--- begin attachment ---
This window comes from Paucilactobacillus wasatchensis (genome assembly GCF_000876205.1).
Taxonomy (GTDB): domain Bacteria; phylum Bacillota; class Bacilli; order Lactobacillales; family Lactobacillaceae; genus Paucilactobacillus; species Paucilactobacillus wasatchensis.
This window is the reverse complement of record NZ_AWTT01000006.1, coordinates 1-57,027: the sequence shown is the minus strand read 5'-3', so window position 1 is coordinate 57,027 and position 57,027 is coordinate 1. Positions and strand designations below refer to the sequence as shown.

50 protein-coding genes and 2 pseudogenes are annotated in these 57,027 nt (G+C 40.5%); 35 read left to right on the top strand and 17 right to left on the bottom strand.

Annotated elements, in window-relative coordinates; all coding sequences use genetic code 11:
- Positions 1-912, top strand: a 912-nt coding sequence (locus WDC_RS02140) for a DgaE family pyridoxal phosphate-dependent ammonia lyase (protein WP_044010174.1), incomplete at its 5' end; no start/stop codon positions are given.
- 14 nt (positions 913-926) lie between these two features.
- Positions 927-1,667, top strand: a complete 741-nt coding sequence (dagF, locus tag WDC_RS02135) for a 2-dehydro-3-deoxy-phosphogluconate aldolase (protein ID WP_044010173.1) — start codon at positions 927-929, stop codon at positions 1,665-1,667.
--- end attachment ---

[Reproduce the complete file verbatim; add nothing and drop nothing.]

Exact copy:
This window comes from Paucilactobacillus wasatchensis (genome assembly GCF_000876205.1).
Taxonomy (GTDB): domain Bacteria; phylum Bacillota; class Bacilli; order Lactobacillales; family Lactobacillaceae; genus Paucilactobacillus; species Paucilactobacillus wasatchensis.
This window is the reverse complement of record NZ_AWTT01000006.1, coordinates 1-57,027: the sequence shown is the minus strand read 5'-3', so window position 1 is coordinate 57,027 and position 57,027 is coordinate 1. Positions and strand designations below refer to the sequence as shown.

50 protein-coding genes and 2 pseudogenes are annotated in these 57,027 nt (G+C 40.5%); 35 read left to right on the top strand and 17 right to left on the bottom strand.

Annotated elements, in window-relative coordinates; all coding sequences use genetic code 11:
- Positions 1-912, top strand: a 912-nt coding sequence (locus WDC_RS02140) for a DgaE family pyridoxal phosphate-dependent ammonia lyase (protein WP_044010174.1), incomplete at its 5' end; no start/stop codon positions are given.
- 14 nt (positions 913-926) lie between these two features.
- Positions 927-1,667, top strand: a complete 741-nt coding sequence (dagF, locus tag WDC_RS02135) for a 2-dehydro-3-deoxy-phosphogluconate aldolase (protein ID WP_044010173.1) — start codon at positions 927-929, stop codon at positions 1,665-1,667.